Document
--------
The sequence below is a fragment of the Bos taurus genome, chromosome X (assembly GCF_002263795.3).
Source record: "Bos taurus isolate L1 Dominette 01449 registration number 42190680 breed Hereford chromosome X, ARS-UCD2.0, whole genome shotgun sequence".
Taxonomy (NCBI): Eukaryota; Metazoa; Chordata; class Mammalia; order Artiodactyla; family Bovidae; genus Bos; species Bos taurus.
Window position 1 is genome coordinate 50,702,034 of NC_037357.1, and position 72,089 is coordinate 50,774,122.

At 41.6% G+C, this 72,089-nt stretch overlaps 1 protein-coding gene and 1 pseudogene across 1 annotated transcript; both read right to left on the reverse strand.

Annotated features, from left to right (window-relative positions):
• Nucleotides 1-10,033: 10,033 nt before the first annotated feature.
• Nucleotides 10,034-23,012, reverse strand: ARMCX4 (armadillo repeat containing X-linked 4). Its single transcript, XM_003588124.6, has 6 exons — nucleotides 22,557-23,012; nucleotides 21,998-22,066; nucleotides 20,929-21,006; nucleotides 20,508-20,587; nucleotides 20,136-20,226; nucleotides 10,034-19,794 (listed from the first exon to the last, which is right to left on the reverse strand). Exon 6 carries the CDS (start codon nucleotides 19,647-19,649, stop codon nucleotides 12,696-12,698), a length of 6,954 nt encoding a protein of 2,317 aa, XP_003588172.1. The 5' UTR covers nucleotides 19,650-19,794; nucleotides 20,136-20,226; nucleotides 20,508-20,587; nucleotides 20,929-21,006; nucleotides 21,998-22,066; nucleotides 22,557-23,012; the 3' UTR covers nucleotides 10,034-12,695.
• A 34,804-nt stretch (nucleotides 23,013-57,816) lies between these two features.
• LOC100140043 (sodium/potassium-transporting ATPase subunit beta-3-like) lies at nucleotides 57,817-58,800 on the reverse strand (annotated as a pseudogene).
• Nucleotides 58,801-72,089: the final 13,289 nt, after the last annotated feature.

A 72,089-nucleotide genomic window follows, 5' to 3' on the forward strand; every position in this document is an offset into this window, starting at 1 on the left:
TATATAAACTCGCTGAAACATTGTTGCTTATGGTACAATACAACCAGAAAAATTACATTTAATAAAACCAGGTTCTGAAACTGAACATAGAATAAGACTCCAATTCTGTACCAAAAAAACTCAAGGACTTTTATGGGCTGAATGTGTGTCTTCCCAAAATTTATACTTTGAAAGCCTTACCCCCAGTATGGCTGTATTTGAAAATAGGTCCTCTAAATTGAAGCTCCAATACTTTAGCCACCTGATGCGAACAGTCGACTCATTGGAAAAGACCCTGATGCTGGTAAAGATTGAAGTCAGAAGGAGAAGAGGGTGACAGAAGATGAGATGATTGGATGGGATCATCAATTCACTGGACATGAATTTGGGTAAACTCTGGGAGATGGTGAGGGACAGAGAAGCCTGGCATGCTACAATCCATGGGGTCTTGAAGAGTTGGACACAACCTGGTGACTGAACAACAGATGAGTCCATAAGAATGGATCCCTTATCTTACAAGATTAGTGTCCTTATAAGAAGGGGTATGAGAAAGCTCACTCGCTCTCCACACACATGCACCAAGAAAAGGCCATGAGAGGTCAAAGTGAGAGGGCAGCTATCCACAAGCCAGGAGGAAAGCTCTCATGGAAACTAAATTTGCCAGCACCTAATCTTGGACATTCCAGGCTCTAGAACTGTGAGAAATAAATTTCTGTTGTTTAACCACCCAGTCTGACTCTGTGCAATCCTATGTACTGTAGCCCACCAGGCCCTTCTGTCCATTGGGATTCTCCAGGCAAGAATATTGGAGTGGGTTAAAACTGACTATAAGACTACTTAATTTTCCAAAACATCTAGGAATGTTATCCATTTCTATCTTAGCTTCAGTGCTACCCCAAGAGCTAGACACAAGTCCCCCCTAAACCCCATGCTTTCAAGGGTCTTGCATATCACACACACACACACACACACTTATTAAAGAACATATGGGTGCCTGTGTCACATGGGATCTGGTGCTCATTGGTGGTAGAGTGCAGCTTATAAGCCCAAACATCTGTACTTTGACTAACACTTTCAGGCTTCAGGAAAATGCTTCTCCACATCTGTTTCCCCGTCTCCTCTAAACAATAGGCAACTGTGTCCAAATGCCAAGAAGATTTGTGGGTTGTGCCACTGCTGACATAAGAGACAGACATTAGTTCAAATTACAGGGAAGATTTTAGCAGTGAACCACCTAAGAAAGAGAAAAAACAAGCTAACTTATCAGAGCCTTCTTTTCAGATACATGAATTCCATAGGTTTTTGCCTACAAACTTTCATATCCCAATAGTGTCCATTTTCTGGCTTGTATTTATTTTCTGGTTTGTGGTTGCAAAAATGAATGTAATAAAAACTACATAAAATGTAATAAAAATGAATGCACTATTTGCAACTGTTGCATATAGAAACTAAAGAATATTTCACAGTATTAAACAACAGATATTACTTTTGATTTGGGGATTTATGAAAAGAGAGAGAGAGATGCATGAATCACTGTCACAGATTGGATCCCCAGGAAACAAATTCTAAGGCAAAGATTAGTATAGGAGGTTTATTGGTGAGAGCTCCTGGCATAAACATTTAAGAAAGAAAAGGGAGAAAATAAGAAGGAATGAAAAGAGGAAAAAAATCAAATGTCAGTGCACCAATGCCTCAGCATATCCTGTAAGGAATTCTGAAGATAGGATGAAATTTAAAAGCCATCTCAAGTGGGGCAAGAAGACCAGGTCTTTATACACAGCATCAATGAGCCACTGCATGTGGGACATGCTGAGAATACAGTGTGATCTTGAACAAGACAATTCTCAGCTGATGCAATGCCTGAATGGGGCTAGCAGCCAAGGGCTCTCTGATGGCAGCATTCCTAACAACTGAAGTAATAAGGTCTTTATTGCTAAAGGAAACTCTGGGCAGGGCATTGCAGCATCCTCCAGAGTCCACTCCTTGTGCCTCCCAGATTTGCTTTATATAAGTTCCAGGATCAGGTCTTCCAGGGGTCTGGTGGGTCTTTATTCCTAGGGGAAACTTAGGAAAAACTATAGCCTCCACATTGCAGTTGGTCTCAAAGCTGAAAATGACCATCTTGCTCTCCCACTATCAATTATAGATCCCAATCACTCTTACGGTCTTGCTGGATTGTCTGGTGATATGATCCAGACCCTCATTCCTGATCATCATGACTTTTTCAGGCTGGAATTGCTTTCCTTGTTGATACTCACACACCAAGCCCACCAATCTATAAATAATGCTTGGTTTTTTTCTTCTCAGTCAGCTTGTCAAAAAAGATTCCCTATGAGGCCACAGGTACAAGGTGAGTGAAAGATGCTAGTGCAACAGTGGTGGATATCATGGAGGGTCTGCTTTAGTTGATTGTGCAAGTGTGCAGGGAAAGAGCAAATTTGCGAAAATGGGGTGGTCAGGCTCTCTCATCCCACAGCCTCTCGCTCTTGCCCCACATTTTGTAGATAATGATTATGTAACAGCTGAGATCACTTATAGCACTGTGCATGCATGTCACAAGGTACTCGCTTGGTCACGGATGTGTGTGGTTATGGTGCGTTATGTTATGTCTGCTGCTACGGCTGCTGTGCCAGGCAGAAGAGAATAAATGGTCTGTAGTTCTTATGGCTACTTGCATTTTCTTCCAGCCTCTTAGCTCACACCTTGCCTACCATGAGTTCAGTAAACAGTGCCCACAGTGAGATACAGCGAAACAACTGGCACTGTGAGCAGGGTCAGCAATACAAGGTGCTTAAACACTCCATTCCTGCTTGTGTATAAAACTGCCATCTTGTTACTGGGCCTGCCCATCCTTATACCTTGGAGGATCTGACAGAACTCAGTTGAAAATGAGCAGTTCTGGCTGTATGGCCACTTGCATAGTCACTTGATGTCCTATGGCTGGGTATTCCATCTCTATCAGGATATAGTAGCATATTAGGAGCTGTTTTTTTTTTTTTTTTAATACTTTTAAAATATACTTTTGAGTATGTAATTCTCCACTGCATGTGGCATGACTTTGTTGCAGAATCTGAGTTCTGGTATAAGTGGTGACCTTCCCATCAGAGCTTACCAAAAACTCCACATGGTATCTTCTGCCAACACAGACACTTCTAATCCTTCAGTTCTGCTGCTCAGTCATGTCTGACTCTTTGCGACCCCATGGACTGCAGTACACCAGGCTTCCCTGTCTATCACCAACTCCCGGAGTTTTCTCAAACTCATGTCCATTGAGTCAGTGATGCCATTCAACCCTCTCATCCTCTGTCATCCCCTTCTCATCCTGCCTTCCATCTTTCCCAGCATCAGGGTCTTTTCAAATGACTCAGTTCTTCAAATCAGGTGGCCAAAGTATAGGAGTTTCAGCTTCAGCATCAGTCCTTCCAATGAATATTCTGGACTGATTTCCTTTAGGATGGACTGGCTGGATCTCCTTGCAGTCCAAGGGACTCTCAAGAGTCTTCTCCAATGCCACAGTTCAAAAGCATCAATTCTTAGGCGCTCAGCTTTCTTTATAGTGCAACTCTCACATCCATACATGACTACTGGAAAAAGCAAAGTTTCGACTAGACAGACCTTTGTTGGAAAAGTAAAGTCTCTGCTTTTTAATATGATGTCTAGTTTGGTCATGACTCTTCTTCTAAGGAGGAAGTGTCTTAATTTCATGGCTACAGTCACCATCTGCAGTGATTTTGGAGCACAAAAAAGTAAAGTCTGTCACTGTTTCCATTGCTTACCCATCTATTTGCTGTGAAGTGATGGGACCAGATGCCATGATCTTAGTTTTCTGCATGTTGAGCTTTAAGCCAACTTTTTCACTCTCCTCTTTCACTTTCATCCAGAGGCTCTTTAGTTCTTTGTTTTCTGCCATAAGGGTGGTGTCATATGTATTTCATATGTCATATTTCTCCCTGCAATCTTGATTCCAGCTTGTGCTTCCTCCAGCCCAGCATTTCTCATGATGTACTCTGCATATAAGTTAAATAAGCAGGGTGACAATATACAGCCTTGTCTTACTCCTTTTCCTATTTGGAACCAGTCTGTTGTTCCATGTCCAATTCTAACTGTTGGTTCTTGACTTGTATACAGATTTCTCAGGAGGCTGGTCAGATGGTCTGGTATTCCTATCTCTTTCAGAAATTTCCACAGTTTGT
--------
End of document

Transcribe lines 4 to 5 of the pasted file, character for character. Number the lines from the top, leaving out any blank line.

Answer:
Window position 1 is genome coordinate 50,702,034 of NC_037357.1, and position 72,089 is coordinate 50,774,122.

At 41.6% G+C, this 72,089-nt stretch overlaps 1 protein-coding gene and 1 pseudogene across 1 annotated transcript; both read right to left on the reverse strand.